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By Index on Censorship / 21 March 2014
Turkey’s late night decision to block Twitter last evening is emblematic of the increasing authoritarian tendencies of the prime minister Recep Erdogan.
Index condemns prime minister Erodgan’s move to block Twitter as censorship of which the worst authoritarian regimes would be proud.
Index CEO Kirsty Hughes said: “The degree of censorship in Turkey has gone from bad to very grave. Index calls on the Turkish government to restore freedom of expression in Turkey and to end its block on Twitter.”
“Index calls on the European Union to demand Turkey stops its attacks on freedom of expression – on social media, the broadcast and print media, and the right of assembly, or to suspend its membership negotiations.”
After weeks of threats against social media, the blocking of Twitter sends a clear sign that Turkey should no longer be accepted as even a talking partner for accession to the EU. Index calls on the EU to suspend all discussions with Turkey until the government takes steps away from censorship of its press and social media outlets.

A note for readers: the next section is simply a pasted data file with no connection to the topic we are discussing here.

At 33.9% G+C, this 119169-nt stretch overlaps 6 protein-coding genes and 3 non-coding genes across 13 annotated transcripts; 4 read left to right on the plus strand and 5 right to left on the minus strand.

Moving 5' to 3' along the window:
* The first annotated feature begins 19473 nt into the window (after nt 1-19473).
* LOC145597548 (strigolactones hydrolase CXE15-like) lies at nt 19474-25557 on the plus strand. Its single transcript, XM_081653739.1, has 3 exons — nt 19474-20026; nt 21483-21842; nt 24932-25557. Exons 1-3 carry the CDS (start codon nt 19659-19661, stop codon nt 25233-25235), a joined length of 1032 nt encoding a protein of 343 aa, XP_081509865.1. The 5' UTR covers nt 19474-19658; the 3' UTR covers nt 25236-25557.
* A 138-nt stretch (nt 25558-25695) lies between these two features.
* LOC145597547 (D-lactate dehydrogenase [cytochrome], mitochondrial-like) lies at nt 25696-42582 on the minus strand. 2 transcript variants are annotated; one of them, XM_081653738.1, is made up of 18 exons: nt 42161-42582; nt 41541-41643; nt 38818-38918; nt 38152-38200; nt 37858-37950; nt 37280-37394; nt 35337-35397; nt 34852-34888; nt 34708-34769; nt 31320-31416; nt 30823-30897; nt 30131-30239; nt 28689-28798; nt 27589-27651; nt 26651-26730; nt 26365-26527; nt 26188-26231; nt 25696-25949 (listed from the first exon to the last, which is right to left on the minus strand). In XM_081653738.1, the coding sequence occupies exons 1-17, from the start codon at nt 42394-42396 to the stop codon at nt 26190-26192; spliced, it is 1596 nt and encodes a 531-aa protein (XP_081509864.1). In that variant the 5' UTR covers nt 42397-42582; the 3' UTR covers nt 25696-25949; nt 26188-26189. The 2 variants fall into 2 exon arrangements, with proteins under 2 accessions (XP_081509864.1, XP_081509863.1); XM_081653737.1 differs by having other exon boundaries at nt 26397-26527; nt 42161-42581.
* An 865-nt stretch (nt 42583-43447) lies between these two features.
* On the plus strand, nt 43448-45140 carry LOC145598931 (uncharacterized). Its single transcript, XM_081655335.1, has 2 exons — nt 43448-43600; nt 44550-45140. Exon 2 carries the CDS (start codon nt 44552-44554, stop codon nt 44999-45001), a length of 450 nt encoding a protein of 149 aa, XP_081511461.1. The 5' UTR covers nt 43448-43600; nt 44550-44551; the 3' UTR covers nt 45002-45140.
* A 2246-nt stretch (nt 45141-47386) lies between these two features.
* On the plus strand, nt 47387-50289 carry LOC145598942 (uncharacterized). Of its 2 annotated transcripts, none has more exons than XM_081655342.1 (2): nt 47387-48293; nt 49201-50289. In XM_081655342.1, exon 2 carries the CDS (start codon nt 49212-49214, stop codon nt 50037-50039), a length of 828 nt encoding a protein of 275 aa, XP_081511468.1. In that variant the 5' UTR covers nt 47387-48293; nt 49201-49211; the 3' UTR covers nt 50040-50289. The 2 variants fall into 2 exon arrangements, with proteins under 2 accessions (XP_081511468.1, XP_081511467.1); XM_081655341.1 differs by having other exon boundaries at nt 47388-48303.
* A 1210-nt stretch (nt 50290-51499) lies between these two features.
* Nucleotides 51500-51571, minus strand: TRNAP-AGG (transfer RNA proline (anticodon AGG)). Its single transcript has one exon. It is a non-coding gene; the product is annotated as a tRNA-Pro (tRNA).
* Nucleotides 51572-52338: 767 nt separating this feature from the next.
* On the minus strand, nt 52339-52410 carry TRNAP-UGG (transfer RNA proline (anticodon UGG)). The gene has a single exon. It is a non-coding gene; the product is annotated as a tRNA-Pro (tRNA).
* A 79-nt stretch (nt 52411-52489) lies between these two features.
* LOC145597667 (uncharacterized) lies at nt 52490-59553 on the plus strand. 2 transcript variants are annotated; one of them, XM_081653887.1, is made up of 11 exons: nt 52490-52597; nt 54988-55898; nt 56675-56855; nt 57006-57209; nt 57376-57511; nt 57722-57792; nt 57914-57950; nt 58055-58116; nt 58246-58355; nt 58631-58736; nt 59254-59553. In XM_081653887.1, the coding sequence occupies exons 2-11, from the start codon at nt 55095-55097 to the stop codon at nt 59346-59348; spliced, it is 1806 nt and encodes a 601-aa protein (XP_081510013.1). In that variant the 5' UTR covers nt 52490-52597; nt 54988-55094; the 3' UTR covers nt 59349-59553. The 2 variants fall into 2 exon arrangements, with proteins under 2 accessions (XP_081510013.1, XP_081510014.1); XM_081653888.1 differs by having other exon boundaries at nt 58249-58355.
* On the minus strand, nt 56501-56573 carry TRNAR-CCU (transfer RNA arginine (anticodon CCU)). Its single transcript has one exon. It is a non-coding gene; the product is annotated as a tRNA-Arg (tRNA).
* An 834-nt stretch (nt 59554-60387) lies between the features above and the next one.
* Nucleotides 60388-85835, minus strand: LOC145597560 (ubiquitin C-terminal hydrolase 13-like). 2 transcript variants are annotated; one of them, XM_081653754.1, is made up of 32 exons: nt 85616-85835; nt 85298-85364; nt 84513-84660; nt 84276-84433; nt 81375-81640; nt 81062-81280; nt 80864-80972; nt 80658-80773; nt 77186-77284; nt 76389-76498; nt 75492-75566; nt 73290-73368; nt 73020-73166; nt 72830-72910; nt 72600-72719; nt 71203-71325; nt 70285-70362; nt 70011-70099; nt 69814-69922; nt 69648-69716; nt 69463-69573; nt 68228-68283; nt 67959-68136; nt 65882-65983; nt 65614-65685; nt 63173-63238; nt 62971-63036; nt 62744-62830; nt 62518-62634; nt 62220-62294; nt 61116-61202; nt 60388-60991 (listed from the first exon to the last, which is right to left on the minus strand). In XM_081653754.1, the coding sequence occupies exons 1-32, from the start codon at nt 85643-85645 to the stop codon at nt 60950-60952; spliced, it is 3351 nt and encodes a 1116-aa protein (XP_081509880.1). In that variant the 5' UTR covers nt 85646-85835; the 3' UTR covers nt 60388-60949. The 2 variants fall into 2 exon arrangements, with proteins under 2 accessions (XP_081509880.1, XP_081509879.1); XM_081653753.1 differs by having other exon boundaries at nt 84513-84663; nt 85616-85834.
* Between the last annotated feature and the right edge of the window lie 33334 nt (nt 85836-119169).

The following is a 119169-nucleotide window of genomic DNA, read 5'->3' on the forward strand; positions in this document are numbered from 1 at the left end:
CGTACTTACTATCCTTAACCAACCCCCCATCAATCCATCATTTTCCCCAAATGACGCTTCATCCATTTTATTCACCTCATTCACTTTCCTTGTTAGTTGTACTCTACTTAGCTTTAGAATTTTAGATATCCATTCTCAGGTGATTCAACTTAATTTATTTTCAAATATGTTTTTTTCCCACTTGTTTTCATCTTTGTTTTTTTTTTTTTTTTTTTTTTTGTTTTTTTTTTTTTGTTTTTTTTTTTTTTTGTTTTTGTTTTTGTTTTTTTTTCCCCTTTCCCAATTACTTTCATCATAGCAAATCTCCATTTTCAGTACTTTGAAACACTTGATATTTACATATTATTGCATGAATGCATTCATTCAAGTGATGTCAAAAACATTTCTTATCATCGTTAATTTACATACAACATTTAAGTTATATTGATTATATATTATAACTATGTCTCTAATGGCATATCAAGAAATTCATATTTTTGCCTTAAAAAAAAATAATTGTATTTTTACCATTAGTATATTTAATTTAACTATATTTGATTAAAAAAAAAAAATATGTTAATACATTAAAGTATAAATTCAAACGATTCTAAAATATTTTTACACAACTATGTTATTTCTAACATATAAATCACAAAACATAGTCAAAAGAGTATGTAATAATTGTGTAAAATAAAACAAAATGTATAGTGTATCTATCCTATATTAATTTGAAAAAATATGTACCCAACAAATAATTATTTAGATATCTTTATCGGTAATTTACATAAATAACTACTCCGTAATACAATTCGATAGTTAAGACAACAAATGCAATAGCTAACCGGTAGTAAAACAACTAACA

Couched in terms that throw a thin veneer of legality and protection of public morals, the block against Twitter was either instituted at the behest of citizen complaints or court orders to remove content that were resisted by the social network. The government’s move against Twitter follows the leak of recorded conversations of Erdogan that are embarrassing to his administration ahead of local elections.
Twitter is an increasingly important tool in Turkey where it is used by more than 36 million internet users, of which 31 per cent use Twitter (according to eMarketer). As the election approaches, clearly the Erdogan government is worried about the power of social media to spread news and information it doesn’t want its people to know. It was expected that Twitter would a big part of the upcoming election strategy for all parties.
The next issue of Index on Censorship magazine What’s the Taboo?: Why breaking down social barriers matters, explores worldwide taboos in all their guises, and why they matter. With articles from Shazia Mirza and David Baddiel, Alastair Campbell and a special section of cartoonists from around the world.